Tag Archives: Agricultural science

Bees, neonicotinoids and pollination: moving forward

So three neonicotinoid products are to be banned across Europe for two years from December 1st 2013.  It is evident that there are a range of possible reasons for a decline in bee populations, including diseases such as Varroa, issues surrounding breeding and sufficient food and habitat availability. In two years’ time there will be a review of the ban, but is that long enough to prove anything? I think we’ll just have to wait and see. There are some interesting views on the topic here.

Bee on knapweed

One thing the whole debate has stirred up is the need to do more for bees and other pollinators, and it has given much needed publicity to the importance of bees in the environment.

I spoke to Andrew Hughes, Farm Manager at Trinley Estates, where they’ve done a lot of work to help bees and other pollinating insects thrive on the farm. “I’m a strong believer that if you provide bees with a good variety of plants, populations will be maintained and healthy. We always want to improve the amount and variety of nectar sources with pollen and nectar mixes, wild bird seed mixes, grass strips and we also have a wild flower meadow.  By producing greater plant diversity then we can produce stronger and broader food chains that will rescue some of our most endangered insect and bird species.”

Through some good woodland management, with coppicing and maintaining the flora, there is also a thriving wild bee population in the woodland found on the farm.

Arable reversion meadow at Trinley estates

Arable reversion meadow at Trinley estates

Andrew has also been working with local natural beekeepers, “The aim is to keep bees in as near natural conditions as possible to promote health and vigour and the ability to cope with pests and pathogens”.  And it seems to be working, “Our beekeepers have mentioned that many of the hives around us haven’t been doing so well recently, but where we haven’t taken any honey from the hives in the last few years, they’re doing really well.”

Andrew has been recording the fauna and flora on the farm through photography on its own dedicated website. “Ultimately, I am interested in monitoring population changes from one year to the next. But what it’s really doing is making me much more aware of the species we do have on the farm”. I urge you to take a look – it’s great to see the diversity of wildlife and there are some cracking photos too, my favourites being the hare shots!

Perhaps we hear about this kind of wonderful work disproportionately at LEAF, because of the nature of our members.  At LEAF, we promote Integrated Farm Management, which is an approach delivering sustainable farming.  One part of this is landscape and nature conservation, which sits alongside other areas like crop health and protection. The point is that everything needs to be integrated on the farm, and lots of our members have that approach.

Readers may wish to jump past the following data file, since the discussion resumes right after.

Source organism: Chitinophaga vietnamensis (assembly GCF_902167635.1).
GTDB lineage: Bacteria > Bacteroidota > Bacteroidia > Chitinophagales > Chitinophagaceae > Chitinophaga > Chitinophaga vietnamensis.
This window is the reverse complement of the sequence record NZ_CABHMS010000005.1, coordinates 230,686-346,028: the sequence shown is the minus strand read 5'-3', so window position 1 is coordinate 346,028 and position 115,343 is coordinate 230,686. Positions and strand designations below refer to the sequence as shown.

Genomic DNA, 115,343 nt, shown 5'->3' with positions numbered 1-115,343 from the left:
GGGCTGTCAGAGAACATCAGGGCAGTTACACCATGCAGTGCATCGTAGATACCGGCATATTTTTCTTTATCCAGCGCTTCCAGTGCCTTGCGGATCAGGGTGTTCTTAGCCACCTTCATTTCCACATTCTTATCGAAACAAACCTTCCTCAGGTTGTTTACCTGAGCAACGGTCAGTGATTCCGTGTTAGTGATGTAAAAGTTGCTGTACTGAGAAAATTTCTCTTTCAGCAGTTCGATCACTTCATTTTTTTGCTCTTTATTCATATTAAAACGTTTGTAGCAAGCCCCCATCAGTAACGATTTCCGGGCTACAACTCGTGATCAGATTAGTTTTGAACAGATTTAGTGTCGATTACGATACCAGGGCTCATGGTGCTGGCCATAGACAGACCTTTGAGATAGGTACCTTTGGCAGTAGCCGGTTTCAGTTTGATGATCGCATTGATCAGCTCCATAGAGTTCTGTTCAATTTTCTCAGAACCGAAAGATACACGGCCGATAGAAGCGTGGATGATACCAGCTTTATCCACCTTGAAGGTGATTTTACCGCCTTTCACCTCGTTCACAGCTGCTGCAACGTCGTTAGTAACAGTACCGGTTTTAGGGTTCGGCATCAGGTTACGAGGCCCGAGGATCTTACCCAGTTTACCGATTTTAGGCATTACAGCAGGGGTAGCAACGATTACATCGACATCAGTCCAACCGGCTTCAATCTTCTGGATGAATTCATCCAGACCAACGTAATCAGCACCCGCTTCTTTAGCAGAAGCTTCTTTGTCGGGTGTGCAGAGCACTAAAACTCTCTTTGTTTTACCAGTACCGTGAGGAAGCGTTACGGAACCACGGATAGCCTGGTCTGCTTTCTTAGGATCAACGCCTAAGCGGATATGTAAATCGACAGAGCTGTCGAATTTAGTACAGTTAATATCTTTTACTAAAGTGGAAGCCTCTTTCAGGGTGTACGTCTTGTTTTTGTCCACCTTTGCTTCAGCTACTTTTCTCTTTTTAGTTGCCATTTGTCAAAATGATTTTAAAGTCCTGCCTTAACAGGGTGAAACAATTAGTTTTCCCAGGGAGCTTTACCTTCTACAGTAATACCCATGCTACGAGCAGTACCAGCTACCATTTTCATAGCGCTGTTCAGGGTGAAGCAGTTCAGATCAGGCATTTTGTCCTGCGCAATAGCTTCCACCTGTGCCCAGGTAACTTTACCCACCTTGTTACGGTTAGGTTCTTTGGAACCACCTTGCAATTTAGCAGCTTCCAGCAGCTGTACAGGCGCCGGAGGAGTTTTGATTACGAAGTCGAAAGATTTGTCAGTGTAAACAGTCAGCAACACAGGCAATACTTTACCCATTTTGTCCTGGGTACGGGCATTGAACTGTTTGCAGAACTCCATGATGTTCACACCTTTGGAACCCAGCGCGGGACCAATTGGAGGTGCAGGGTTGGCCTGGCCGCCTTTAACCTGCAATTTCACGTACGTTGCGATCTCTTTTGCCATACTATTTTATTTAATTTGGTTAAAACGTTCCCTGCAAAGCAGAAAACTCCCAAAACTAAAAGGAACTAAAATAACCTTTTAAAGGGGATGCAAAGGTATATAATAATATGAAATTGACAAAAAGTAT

Bees are vital to farming. Integrating positive steps to provide food and habitat for pollinators into commercial farming is something we fully endorse.

What do you think of the neonicotiniod ban? Is there more we can do for pollinating insects or do you think we’re doing enough already? I’d like to hear your views – please comment below.

Further links:

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Introducing… Avondale

Johnathan Grieve, Proprietor, Avondale Wines

Avondale is a family owned and family run South African wine farm located near Paarl in the spectacular Western Cape. The farm has been under cultivation for more than 300 years and prides itself in producing fine wines with care for the environment, using holistic farming methods.  Avondale have won numerous awards in recognition of their commitment to environmentally sensitive farming and were the first wine producers in South Africa to become LEAF Marque certified.  Here, we chat to Jonathan Grieve, Proprietor about wine, weather, water and ducks!

How did it all begin and what inspires you?
My family bought the estate in 1996 and at that stage it was very run down and farmed conventionally. I started working on Avondale in 1999 fresh out of studying fine art, I soon become aware that the conventional methods where not working as they preached. So I started to look at alternatives which lead me back to the natural way. As they say the rest is history and that was the start of our system that we call BioLOGIC®.

Avondale were one of the first South African wine producers to be awarded the ‘Biodiversity in Wine’ certification – what’s the secret of your success?
Well our approach to production is quite simple, we always ask the question; “Does Mother Nature approve?”, if the answer is yes then we are happy if no, we need to go back to the drawing board. We want a living natural self-sustaining system which only comes from a holistic approach.

Why LEAF Marque?
One of the main reasons is that we sell our wines and fruit in the UK market and naturally with all the initiatives that Avondale has in place LEAF made sense from an external audited standard. This way we can talk about what we do and it’s also externally validated.

You pride yourselves in taking a more environmentally-friendly, holistic approach to wine production.  What role does LEAF and Integrated Farm Management play at Avondale?
Well we believe our BioLOGIC® system goes a lot further than any conventional standard requires, we do every thing from nurturing the smallest bacteria in the soil, through to the largest animal we have on Avondale. It’s a true holistic approach; of course LEAF and IFM have certain structures that bring different aspects into focus from a managerial perspective which is very positive.

You have developed your own unique approach to viticulture called ‘BioLOGIC®’ – what’s it all about?
Well it’s all about creating living systems naturally, it has three basic pillars namely organise, biodynamics and modern science all combined to form a living system. For more in-depth information you can visit my blog on www.biologicwine.co.za

You practice slow wine making – what is it and why?